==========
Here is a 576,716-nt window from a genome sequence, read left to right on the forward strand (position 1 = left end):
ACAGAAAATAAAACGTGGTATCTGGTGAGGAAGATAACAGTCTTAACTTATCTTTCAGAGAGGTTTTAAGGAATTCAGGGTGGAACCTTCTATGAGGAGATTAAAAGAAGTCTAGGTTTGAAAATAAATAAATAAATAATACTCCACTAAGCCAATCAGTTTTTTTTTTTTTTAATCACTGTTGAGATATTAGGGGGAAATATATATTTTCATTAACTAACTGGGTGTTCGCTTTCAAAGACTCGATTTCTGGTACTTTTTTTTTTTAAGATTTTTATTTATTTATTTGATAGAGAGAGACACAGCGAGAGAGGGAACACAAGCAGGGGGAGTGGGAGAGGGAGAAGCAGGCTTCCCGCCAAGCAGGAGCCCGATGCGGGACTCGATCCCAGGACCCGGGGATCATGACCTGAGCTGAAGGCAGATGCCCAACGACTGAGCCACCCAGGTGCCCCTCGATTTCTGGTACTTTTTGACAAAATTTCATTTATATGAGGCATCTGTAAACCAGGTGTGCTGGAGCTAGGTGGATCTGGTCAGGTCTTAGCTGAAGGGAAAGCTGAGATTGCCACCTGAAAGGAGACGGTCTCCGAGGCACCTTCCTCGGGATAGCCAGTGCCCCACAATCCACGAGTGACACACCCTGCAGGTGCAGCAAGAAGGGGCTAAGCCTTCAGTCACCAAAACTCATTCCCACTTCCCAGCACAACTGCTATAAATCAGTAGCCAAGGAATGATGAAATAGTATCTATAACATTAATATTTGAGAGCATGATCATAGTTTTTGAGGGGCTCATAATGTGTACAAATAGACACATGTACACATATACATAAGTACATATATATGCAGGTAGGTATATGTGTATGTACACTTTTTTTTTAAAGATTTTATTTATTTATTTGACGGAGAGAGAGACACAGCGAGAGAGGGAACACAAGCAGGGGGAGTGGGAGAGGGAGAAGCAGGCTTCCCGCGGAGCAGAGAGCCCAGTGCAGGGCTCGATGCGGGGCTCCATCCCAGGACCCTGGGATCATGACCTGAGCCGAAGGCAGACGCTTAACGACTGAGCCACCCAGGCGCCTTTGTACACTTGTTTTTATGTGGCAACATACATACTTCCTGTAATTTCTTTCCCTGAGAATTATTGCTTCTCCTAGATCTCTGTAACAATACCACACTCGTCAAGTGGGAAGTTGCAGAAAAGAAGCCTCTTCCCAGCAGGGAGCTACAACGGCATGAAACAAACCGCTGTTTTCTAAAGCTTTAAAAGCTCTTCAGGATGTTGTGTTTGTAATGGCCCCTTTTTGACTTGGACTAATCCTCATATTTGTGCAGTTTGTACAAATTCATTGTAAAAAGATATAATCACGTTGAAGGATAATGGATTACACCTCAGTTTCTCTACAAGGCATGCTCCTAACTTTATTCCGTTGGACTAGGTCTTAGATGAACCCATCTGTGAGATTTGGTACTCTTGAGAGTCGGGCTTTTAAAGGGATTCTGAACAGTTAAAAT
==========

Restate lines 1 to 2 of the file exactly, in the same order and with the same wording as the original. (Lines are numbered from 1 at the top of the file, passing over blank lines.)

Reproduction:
Here is a 576,716-nt window from a genome sequence, read left to right on the forward strand (position 1 = left end):
ACAGAAAATAAAACGTGGTATCTGGTGAGGAAGATAACAGTCTTAACTTATCTTTCAGAGAGGTTTTAAGGAATTCAGGGTGGAACCTTCTATGAGGAGATTAAAAGAAGTCTAGGTTTGAAAATAAATAAATAAATAATACTCCACTAAGCCAATCAGTTTTTTTTTTTTTTAATCACTGTTGAGATATTAGGGGGAAATATATATTTTCATTAACTAACTGGGTGTTCGCTTTCAAAGACTCGATTTCTGGTACTTTTTTTTTTTAAGATTTTTATTTATTTATTTGATAGAGAGAGACACAGCGAGAGAGGGAACACAAGCAGGGGGAGTGGGAGAGGGAGAAGCAGGCTTCCCGCCAAGCAGGAGCCCGATGCGGGACTCGATCCCAGGACCCGGGGATCATGACCTGAGCTGAAGGCAGATGCCCAACGACTGAGCCACCCAGGTGCCCCTCGATTTCTGGTACTTTTTGACAAAATTTCATTTATATGAGGCATCTGTAAACCAGGTGTGCTGGAGCTAGGTGGATCTGGTCAGGTCTTAGCTGAAGGGAAAGCTGAGATTGCCACCTGAAAGGAGACGGTCTCCGAGGCACCTTCCTCGGGATAGCCAGTGCCCCACAATCCACGAGTGACACACCCTGCAGGTGCAGCAAGAAGGGGCTAAGCCTTCAGTCACCAAAACTCATTCCCACTTCCCAGCACAACTGCTATAAATCAGTAGCCAAGGAATGATGAAATAGTATCTATAACATTAATATTTGAGAGCATGATCATAGTTTTTGAGGGGCTCATAATGTGTACAAATAGACACATGTACACATATACATAAGTACATATATATGCAGGTAGGTATATGTGTATGTACACTTTTTTTTTAAAGATTTTATTTATTTATTTGACGGAGAGAGAGACACAGCGAGAGAGGGAACACAAGCAGGGGGAGTGGGAGAGGGAGAAGCAGGCTTCCCGCGGAGCAGAGAGCCCAGTGCAGGGCTCGATGCGGGGCTCCATCCCAGGACCCTGGGATCATGACCTGAGCCGAAGGCAGACGCTTAACGACTGAGCCACCCAGGCGCCTTTGTACACTTGTTTTTATGTGGCAACATACATACTTCCTGTAATTTCTTTCCCTGAGAATTATTGCTTCTCCTAGATCTCTGTAACAATACCACACTCGTCAAGTGGGAAGTTGCAGAAAAGAAGCCTCTTCCCAGCAGGGAGCTACAACGGCATGAAACAAACCGCTGTTTTCTAAAGCTTTAAAAGCTCTTCAGGATGTTGTGTTTGTAATGGCCCCTTTTTGACTTGGACTAATCCTCATATTTGTGCAGTTTGTACAAATTCATTGTAAAAAGATATAATCACGTTGAAGGATAATGGATTACACCTCAGTTTCTCTACAAGGCATGCTCCTAACTTTATTCCGTTGGACTAGGTCTTAGATGAACCCATCTGTGAGATTTGGTACTCTTGAGAGTCGGGCTTTTAAAGGGATTCTGAACAGTTAAAAT